Maura Johnston of The Boston Globe stated that "the group's power has always come from its Spice Girls-like ability to form a massive unit of self-actualization, and the peppy 7/27 has no shortage of that, both lyrically and musically".[67] According to Lewis Corner of Digital Spy, "while the debut album Reflection was a mixed bag in terms of styles, 7/27 is a cleverly structured collection. The uptempo numbers pop off with confidence, while the slower tracks barely detract from the overall energy of the record. There's sass, there's vulnerability, there's sexiness; it draws upon all the emotions a great pop album craves."[28] Christopher R. Weingarten of Rolling Stone said the album "isn't a massive step forward, but with a constant bombardment of hooks, high energy and incredible harmony there's not much time to catch your breath to compare".[22] While reviewing the album along with Ariana Grande's Dangerous Woman (2016), Spencer Kornhaber of The Atlantic discussed the tendency to portray one gender's goodness and badness as being tied to promiscuity and material desperation present in pop music, and wrote that "Not That Kinda Girl" is a "rare finger-wagging formulation of a viewpoint otherwise contained in affirmations".[20]

In a mixed review, Christoper Bohlsen of Renowned for Sound disliked the tropical house genre on the record, saying this musical style "doesn't suit" Fifth Harmony because they sound "anonymous" singing over "Kygo-styled beats". Despite that, Bohlsen called 7/27 a "solid pop album that manages to stand out from the crowd, with catchy singles, and a sense of confidence that can’t be found anywhere else".[72] Writing for Spin, Brian Josephs referred to "I Lied" as the point where the album "regresses into blandness". He also comments on the way the group faced a "personality crisis" on Reflection that was not resolved in this record.[71] Pitchfork editor Katherine St. Asaph shared similar sentiments, commenting that several songs "suffer from brutally protracted lyrical metaphors that function as near-parodies of pop song form" and that the group establishes neither a "sonic identity, nor a lyrical identity beyond vague empowerment". She notes how the album "dutifully triangulates every trend and radio format of the past couple years" and praised the group for their distribution of vocals.[69]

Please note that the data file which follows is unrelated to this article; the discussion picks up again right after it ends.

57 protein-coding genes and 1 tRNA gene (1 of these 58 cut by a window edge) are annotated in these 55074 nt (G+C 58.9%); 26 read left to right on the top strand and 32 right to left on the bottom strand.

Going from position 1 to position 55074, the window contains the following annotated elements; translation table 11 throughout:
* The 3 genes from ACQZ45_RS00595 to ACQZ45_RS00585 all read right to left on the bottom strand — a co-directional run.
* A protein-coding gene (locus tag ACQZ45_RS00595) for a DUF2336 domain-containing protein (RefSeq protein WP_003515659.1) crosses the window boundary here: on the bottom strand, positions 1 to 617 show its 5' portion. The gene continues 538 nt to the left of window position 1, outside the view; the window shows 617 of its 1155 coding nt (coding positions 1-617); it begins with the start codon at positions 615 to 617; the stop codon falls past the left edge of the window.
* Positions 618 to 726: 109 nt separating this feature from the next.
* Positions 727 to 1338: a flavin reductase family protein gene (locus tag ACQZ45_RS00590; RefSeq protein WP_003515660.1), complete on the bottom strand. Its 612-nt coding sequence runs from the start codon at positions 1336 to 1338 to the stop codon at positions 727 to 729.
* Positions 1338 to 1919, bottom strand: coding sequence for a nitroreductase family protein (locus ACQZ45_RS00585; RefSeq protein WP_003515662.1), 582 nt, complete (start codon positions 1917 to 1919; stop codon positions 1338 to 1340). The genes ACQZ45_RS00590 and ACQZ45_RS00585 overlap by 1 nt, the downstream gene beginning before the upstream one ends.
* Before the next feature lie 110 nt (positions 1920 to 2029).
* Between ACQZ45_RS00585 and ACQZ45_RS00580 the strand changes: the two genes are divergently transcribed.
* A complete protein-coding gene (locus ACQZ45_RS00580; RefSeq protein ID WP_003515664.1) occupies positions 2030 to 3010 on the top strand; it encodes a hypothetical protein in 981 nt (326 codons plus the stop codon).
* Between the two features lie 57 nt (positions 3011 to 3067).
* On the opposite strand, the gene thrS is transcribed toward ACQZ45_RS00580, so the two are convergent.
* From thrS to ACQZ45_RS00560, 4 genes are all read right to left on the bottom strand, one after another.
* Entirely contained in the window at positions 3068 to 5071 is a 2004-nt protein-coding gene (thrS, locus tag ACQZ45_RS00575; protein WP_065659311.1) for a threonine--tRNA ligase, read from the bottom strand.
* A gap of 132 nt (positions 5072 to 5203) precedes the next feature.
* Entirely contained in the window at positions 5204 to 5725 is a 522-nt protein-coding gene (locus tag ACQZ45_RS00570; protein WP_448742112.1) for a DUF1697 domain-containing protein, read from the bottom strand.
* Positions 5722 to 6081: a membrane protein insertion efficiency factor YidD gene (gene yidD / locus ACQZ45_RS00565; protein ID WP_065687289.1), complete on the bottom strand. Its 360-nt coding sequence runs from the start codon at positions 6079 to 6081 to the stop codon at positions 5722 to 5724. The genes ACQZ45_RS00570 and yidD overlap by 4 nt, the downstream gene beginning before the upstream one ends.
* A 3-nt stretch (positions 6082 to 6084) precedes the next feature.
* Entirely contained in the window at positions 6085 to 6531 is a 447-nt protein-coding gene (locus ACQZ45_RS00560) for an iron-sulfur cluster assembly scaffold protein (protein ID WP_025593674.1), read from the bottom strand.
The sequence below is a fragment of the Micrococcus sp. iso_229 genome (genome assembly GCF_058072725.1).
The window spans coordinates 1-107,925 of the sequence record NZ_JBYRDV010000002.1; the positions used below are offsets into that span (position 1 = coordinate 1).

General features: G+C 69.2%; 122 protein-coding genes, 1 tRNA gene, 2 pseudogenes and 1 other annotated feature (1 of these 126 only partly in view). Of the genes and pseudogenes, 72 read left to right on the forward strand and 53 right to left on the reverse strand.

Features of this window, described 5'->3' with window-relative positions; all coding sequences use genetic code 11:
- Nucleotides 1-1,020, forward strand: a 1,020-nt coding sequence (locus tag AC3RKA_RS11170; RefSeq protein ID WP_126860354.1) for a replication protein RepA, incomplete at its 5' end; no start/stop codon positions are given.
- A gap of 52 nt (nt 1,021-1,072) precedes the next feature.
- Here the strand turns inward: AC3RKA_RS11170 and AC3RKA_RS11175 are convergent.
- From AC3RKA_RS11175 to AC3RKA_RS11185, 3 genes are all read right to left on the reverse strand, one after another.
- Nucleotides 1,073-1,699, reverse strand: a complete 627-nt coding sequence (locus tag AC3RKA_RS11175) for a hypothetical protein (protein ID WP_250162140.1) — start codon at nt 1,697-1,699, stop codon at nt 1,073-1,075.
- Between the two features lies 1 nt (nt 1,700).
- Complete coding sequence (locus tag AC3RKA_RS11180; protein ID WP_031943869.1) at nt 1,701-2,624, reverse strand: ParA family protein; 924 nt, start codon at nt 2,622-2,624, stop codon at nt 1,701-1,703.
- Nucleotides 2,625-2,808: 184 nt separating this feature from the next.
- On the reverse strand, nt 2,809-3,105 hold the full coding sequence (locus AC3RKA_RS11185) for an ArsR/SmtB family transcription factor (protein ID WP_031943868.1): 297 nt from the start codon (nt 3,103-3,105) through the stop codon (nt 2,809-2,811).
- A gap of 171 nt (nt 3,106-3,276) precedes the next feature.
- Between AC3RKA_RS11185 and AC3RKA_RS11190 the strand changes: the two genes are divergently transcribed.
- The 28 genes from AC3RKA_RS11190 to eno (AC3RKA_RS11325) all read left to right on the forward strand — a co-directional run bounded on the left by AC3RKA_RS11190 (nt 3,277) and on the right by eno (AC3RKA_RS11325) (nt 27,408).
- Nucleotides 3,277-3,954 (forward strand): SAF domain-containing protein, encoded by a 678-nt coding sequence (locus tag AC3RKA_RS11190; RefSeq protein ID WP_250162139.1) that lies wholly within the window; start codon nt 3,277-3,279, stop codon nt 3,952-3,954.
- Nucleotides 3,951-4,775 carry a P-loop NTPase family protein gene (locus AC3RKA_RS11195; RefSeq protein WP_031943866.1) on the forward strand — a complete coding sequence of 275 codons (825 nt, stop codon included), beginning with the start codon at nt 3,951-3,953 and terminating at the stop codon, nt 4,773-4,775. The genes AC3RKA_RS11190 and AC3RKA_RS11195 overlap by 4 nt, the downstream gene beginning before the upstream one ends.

Billboard ranked "Work From Home" at number 14 on its list of 100 Greatest Girl Group Songs of All Time: Critics' Picks.[73]

Commercial performanceEdit

In the United States, 7/27 debuted at number 4 on the Billboard 200, earning 74,000 equivalent album units (49,000 in traditional album sales) in its first week and becoming the group's highest-charting album to date.[74] As of August 2017, according to Nielsen SoundScan the album had sold over 200,000 copies in the US.[75]